It is also referred to as long-term alimony. It is available to spouses who can’t engage in gainful employment due to advanced age, physical condition, or mental disability.

Permanent alimony ends upon the remarriage of the supported spouse or the death of either spouse.

Modifying Idaho Spousal Maintenance

Alimony agreements or court orders can be modified unless spouses had earlier agreed that the support agreement is non-modifiable. The spouse requesting modification of spousal maintenance has to show a substantial and material change of circumstances since the last agreement or decree.

A change in circumstances may include any of the following:

  • Involuntary loss of employment
  • Increased cost of living
  • Diagnosis of a physical condition or mental disability
  • Increase or decrease in income
  • Remarriage or cohabitation of the supported spouse with another person
  • Loss of a home
  • Retirement

Paying Spousal Maintenance in Idaho

Idaho courts will mostly order a periodic payment of maintenance (bi-weekly, monthly, or semi-annually). An award for maintenance will come with an income withholding order, which directs the obligor’s employer to withhold a portion of their paycheck.

Unless divorcing spouses agree otherwise, Idaho law requires that all payments be paid through the Department of Health and Welfare. After the payments are made, the Department of Health and Welfare then notifies the supported spouse and sends the payment.

In some divorce cases, it might be appropriate for the supporting spouse to make a lump-sum payment. These payments are rare but appropriate where the obligor doesn’t have consistent income but has assets that can be used to make a full payment for spousal support.

Enforcing Alimony Payments in Idaho

It is not uncommon for supporting spouses to fall behind on alimony payments. The supporting spouse could have a problem making timely payments due to job loss or suffering a medical condition that affects their ability to work. It is also possible that the paying spouse is no longer willing to make alimony payments.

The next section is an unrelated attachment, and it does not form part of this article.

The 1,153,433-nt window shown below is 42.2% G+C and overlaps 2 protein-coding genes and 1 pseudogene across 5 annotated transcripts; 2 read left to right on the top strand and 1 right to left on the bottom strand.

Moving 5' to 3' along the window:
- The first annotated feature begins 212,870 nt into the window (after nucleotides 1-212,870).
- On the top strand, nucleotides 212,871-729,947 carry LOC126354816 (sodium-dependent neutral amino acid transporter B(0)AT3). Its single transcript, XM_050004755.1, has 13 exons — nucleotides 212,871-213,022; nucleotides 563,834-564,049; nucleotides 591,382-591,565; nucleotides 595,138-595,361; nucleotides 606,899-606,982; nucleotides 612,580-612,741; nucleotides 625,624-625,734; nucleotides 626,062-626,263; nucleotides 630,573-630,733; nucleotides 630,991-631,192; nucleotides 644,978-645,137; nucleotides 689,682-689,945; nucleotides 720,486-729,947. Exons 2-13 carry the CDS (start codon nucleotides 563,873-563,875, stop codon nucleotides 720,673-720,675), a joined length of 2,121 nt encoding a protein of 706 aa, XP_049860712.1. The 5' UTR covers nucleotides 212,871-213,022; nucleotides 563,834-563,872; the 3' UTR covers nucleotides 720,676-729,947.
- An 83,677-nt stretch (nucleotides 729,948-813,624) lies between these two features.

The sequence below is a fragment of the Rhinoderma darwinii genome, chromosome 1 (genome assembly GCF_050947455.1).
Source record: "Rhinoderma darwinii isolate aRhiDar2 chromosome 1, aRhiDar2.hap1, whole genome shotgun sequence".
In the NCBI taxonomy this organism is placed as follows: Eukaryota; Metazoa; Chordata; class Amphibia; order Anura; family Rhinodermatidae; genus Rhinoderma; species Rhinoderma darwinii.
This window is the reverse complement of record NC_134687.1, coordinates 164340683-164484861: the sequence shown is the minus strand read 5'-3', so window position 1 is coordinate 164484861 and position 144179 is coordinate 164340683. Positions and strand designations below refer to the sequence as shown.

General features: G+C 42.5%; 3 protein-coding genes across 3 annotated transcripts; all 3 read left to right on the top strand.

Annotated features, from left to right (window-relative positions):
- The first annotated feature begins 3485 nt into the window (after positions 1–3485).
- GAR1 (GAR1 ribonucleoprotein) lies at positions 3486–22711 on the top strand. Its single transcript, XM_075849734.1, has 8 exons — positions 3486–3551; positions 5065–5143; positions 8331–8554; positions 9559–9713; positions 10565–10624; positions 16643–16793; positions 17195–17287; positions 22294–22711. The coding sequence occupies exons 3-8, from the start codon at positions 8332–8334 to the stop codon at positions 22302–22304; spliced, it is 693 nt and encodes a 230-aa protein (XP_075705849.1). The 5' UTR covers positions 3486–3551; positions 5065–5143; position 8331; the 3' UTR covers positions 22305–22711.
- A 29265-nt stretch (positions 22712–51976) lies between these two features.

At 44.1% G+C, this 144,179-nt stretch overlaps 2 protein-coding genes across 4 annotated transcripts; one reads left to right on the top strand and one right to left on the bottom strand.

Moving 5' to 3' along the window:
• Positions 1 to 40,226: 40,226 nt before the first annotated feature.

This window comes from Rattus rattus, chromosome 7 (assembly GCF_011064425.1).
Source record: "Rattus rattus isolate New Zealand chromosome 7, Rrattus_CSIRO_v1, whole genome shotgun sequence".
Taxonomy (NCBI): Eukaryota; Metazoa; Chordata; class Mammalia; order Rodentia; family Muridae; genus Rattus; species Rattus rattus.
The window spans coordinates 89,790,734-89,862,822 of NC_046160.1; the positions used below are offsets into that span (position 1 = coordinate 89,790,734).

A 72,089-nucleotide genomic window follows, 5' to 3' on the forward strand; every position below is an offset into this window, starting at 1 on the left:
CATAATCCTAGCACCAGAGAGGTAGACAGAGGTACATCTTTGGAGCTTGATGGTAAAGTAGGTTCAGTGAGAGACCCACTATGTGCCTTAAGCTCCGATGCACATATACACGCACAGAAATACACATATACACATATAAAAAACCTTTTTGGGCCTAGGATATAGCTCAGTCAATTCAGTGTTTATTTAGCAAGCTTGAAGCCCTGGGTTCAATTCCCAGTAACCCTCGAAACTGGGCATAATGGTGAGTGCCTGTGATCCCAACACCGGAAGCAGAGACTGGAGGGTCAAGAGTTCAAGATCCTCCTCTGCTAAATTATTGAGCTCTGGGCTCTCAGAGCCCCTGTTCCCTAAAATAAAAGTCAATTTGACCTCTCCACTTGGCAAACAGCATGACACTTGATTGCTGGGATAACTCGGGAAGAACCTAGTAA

So, what should you do if your ex-spouse fails to make payments as ordered by the court?

If you’re not receiving payments as you should, make an effort to find out why this is the case. Where the paying spouse is genuinely incapable of making maintenance payments, you could work to draw up an agreement to reduce or suspend spousal support until your ex-spouse resumes work. Consider having an attorney draft your agreement to ensure that it is legally binding and that your rights are protected.

Deliberate Refusal To Pay Alimony

In some cases, the paying spouse simply tries to avoid making support payments. In such cases, you’ll have to go to court for help.

You will have to file a motion of contempt or enforcement with the court. This is legal paperwork that asks the judge to order your ex-spouse to make maintenance arrearages and keep up with future payments.

Idaho courts have wide discretion in deciding the punishment for a spouse who refuses to pay alimony.

Here are some remedies available to spouses who are seeking legal intervention.

– Contempt

In Idaho, a spouse who willfully disobeys a valid court order to pay maintenance may be punished by contempt. If a court finds a paying spouse in contempt, they will be ordered to pay the overdue alimony with a possible additional fine. If the obligor continues to disobey the court order, the judge may order fines or jail time.

– Income Withholding

An income withholding order requires the paying spouse’s employer to withhold the maintenance amount from the spouse’s paycheck and remit it directly to the receiving spouse. If the initial alimony order didn’t provide for income withholding and you’re not receiving alimony, you can ask for an income withholding order. This would ensure that the paying spouse makes future payments.

Income withholding may not be effective where the paying spouse is unemployed or self-employed. If your ex-spouse is self-employed, you can request the court to order them to open a trust account. You should access this account if you don’t receive maintenance payments as scheduled.


If you and your spouse are planning to call it quits on your marriage, you may agree on alimony or go to court for a decision.

Here are important things about spousal maintenance Idaho couples should keep in mind:

  • An award for alimony depends on the requesting spouse’s need for support and the ability of the other spouse to pay
  • Unless through an agreement, the court will decide the amount and duration of alimony based on various relevant factors
  • A court can award temporary, fixed-duration, or permanent spousal support
  • A maintenance order can be modified if there is proof of a substantial and material change of circumstances
  • Maintenance payments can be periodic or one-time payments (lump sum)
  • Spousal support terminates when the supported spouse remarries or cohabits with another person, either spouse dies, or the stipulated duration for alimony ends

While alimony can be contentious, the Idaho divorce statute provides the rules to be followed if spouses can’t come to an agreement. Idaho courts have the discretion in deciding the amount and duration of alimony, but this will depend on the requesting spouse’s need for support and the other spouse’s ability to pay.